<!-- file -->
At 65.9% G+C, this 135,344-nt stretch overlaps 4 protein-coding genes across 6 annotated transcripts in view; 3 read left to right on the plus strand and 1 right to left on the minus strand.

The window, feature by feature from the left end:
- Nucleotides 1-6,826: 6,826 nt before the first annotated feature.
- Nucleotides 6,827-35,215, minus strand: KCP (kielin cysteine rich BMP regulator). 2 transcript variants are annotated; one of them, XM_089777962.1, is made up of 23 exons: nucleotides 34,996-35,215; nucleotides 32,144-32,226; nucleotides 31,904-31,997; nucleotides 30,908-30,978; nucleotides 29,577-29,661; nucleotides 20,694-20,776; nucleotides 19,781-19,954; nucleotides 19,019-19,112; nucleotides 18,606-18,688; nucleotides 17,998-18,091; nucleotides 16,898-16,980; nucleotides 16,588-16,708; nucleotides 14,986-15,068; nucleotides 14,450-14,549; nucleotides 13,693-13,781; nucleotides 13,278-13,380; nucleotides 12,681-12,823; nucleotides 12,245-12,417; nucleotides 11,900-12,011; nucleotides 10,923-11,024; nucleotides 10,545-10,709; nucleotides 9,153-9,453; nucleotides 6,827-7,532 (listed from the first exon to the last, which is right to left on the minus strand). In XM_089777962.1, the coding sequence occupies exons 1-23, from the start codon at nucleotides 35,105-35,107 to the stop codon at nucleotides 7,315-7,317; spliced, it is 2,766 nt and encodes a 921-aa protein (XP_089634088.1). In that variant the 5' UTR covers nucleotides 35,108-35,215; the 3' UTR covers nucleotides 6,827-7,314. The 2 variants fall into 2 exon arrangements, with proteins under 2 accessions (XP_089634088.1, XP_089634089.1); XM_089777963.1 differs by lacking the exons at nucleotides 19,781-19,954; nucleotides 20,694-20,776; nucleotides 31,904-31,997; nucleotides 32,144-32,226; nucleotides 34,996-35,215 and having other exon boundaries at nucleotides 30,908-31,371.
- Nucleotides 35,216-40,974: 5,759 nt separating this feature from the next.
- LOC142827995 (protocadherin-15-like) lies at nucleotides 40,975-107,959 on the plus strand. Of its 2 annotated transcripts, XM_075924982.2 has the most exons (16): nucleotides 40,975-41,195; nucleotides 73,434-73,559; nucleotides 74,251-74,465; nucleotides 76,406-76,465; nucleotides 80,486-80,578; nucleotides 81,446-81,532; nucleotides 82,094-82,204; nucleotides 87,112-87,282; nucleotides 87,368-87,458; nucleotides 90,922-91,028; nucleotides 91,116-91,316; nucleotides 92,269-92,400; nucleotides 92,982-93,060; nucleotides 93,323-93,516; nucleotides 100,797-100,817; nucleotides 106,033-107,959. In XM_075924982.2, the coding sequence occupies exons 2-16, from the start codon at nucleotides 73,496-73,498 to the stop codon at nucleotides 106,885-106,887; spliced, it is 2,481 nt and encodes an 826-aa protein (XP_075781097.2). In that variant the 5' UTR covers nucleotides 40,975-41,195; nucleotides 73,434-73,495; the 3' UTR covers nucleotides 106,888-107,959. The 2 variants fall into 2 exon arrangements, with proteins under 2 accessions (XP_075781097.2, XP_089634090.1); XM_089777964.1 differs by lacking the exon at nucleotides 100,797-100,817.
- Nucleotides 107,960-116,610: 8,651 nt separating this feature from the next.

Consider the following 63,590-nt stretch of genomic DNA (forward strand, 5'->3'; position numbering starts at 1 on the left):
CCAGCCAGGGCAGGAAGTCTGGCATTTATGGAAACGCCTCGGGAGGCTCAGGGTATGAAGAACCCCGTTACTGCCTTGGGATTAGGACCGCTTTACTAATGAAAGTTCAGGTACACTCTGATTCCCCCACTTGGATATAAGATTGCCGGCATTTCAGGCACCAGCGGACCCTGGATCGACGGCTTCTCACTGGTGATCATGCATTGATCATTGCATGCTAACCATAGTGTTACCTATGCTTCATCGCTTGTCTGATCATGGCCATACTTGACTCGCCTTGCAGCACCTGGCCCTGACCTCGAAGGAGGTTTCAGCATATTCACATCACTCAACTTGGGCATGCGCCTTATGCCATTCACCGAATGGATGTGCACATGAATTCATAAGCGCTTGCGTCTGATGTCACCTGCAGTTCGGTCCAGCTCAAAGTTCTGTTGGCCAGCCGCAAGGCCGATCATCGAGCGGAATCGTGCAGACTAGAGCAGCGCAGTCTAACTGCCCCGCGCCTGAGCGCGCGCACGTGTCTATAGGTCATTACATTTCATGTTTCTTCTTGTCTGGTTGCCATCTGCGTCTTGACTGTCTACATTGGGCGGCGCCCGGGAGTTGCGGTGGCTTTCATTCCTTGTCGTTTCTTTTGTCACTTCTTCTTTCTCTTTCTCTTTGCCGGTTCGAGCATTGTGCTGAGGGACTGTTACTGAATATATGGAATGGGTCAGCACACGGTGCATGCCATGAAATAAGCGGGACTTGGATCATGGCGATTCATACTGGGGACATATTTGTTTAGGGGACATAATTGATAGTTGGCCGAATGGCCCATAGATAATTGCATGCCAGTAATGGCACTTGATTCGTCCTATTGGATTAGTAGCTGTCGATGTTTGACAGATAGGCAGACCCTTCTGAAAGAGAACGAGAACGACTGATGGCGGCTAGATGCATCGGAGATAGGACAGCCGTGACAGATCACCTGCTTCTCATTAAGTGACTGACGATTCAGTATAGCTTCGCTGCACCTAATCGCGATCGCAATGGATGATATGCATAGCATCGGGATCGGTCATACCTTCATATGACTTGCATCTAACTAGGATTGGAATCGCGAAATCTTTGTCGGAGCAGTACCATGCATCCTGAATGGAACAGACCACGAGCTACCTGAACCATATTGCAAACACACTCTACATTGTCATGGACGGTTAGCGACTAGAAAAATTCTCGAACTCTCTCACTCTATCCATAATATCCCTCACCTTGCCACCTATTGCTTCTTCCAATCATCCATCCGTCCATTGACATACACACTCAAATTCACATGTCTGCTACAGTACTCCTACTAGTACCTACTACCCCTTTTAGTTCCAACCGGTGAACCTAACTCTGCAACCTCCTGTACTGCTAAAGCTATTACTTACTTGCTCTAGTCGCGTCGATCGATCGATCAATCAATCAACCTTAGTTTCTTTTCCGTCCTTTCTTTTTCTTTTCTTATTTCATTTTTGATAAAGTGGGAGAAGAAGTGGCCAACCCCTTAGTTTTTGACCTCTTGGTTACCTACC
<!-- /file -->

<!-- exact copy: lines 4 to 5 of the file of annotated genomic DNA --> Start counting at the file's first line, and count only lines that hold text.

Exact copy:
- Nucleotides 6,827-35,215, minus strand: KCP (kielin cysteine rich BMP regulator). 2 transcript variants are annotated; one of them, XM_089777962.1, is made up of 23 exons: nucleotides 34,996-35,215; nucleotides 32,144-32,226; nucleotides 31,904-31,997; nucleotides 30,908-30,978; nucleotides 29,577-29,661; nucleotides 20,694-20,776; nucleotides 19,781-19,954; nucleotides 19,019-19,112; nucleotides 18,606-18,688; nucleotides 17,998-18,091; nucleotides 16,898-16,980; nucleotides 16,588-16,708; nucleotides 14,986-15,068; nucleotides 14,450-14,549; nucleotides 13,693-13,781; nucleotides 13,278-13,380; nucleotides 12,681-12,823; nucleotides 12,245-12,417; nucleotides 11,900-12,011; nucleotides 10,923-11,024; nucleotides 10,545-10,709; nucleotides 9,153-9,453; nucleotides 6,827-7,532 (listed from the first exon to the last, which is right to left on the minus strand). In XM_089777962.1, the coding sequence occupies exons 1-23, from the start codon at nucleotides 35,105-35,107 to the stop codon at nucleotides 7,315-7,317; spliced, it is 2,766 nt and encodes a 921-aa protein (XP_089634088.1). In that variant the 5' UTR covers nucleotides 35,108-35,215; the 3' UTR covers nucleotides 6,827-7,314. The 2 variants fall into 2 exon arrangements, with proteins under 2 accessions (XP_089634088.1, XP_089634089.1); XM_089777963.1 differs by lacking the exons at nucleotides 19,781-19,954; nucleotides 20,694-20,776; nucleotides 31,904-31,997; nucleotides 32,144-32,226; nucleotides 34,996-35,215 and having other exon boundaries at nucleotides 30,908-31,371.
- Nucleotides 35,216-40,974: 5,759 nt separating this feature from the next.